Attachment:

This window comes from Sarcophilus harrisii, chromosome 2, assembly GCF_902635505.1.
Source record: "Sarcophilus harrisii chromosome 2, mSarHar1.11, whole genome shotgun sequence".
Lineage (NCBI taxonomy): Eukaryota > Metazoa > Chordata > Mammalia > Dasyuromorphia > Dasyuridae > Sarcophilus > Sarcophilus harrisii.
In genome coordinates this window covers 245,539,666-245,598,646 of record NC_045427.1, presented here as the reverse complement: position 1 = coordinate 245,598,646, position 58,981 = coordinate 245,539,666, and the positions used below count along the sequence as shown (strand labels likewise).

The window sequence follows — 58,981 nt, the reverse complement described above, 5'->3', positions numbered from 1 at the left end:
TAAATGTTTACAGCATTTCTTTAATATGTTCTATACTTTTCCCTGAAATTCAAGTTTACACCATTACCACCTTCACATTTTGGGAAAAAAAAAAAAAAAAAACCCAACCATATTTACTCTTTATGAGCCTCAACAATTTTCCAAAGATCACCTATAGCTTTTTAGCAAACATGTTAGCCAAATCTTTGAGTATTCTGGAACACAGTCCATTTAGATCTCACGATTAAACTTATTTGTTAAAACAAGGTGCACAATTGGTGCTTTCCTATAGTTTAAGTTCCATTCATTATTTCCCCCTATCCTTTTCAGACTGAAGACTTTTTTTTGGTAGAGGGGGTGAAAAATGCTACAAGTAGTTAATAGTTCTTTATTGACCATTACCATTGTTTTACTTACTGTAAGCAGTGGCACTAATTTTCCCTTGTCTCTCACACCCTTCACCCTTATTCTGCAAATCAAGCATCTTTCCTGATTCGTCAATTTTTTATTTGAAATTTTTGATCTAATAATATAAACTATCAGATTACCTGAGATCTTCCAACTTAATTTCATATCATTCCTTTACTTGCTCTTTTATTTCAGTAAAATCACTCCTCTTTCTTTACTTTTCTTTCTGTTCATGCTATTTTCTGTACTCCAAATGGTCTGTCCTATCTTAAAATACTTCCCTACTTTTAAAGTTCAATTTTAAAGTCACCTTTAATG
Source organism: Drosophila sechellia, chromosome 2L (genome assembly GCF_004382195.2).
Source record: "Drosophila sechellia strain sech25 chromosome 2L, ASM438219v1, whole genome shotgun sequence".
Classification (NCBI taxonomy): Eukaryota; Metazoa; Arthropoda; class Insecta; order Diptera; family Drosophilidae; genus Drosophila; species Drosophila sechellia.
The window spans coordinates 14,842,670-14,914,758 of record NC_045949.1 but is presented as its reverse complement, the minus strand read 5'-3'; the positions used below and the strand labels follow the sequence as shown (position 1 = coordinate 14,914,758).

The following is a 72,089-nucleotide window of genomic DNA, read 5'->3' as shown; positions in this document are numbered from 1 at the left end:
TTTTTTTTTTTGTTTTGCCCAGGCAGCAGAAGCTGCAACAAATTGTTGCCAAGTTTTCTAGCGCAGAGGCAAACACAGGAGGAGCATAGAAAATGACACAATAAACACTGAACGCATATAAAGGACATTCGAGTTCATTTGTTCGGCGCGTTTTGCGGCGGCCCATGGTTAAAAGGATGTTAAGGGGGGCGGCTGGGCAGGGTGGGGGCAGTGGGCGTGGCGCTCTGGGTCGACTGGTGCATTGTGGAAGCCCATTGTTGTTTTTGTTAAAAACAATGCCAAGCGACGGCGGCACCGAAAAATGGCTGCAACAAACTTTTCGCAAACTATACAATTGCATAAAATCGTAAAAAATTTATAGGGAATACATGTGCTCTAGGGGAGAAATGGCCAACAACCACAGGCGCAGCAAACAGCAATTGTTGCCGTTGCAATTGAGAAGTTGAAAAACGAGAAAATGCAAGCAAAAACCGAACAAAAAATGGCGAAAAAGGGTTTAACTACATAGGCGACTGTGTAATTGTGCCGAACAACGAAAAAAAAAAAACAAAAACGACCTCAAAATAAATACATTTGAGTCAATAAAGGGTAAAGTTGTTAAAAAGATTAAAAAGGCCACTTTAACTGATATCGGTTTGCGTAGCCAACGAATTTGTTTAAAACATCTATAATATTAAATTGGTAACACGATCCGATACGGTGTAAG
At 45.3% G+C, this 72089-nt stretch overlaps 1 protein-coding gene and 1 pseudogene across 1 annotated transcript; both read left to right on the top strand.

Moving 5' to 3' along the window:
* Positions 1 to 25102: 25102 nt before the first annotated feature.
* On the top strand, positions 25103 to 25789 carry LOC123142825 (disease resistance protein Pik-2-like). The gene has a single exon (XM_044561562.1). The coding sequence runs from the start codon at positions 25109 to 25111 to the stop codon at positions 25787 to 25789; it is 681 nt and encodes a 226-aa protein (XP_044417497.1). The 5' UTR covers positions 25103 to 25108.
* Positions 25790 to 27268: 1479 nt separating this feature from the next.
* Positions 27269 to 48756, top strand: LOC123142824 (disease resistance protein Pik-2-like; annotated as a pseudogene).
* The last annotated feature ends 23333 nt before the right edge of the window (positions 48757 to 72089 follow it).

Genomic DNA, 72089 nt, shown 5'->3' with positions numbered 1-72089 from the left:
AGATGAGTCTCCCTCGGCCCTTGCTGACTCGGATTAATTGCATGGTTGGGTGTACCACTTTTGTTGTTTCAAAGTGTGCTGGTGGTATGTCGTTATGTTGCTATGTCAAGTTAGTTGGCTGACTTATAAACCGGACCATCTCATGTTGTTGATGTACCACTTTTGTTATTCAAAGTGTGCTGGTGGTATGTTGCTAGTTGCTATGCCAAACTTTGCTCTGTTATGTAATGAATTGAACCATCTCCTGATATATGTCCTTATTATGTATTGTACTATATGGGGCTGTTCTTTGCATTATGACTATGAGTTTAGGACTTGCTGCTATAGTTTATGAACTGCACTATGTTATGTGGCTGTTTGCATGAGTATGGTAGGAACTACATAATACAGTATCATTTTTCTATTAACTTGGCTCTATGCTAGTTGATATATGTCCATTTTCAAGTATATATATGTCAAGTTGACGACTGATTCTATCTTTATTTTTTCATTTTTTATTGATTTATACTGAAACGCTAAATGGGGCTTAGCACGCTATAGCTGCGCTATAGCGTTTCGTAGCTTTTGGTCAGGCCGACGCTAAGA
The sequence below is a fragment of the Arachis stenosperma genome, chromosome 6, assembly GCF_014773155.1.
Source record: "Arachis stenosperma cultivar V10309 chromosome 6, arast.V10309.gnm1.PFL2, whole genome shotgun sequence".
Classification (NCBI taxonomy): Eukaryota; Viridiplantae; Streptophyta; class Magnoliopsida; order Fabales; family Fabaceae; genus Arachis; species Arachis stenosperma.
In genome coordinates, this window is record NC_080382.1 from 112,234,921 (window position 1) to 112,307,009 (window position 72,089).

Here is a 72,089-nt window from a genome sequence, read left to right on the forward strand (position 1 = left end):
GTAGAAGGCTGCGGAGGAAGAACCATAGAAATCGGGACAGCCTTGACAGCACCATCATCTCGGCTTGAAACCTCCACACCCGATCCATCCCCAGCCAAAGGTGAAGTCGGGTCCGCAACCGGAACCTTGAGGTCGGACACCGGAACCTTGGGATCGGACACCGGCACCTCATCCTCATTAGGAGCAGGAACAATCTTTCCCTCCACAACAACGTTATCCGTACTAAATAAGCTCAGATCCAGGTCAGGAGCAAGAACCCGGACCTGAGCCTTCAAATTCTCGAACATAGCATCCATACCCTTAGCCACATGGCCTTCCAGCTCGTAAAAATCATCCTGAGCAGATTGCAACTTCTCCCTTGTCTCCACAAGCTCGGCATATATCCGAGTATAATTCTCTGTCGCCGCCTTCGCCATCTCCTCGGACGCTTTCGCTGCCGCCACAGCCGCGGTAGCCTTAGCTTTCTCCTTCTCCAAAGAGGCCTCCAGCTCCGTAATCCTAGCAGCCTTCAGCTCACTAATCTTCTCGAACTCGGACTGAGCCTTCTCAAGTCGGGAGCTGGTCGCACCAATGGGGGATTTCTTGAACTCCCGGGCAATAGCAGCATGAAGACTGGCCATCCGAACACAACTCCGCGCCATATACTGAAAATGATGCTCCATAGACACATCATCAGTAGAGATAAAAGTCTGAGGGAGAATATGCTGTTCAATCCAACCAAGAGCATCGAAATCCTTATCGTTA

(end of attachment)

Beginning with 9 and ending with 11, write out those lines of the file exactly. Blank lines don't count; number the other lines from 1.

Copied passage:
Classification (NCBI taxonomy): Eukaryota; Metazoa; Arthropoda; class Insecta; order Diptera; family Drosophilidae; genus Drosophila; species Drosophila sechellia.
The window spans coordinates 14,842,670-14,914,758 of record NC_045949.1 but is presented as its reverse complement, the minus strand read 5'-3'; the positions used below and the strand labels follow the sequence as shown (position 1 = coordinate 14,914,758).

The following is a 72,089-nucleotide window of genomic DNA, read 5'->3' as shown; positions in this document are numbered from 1 at the left end: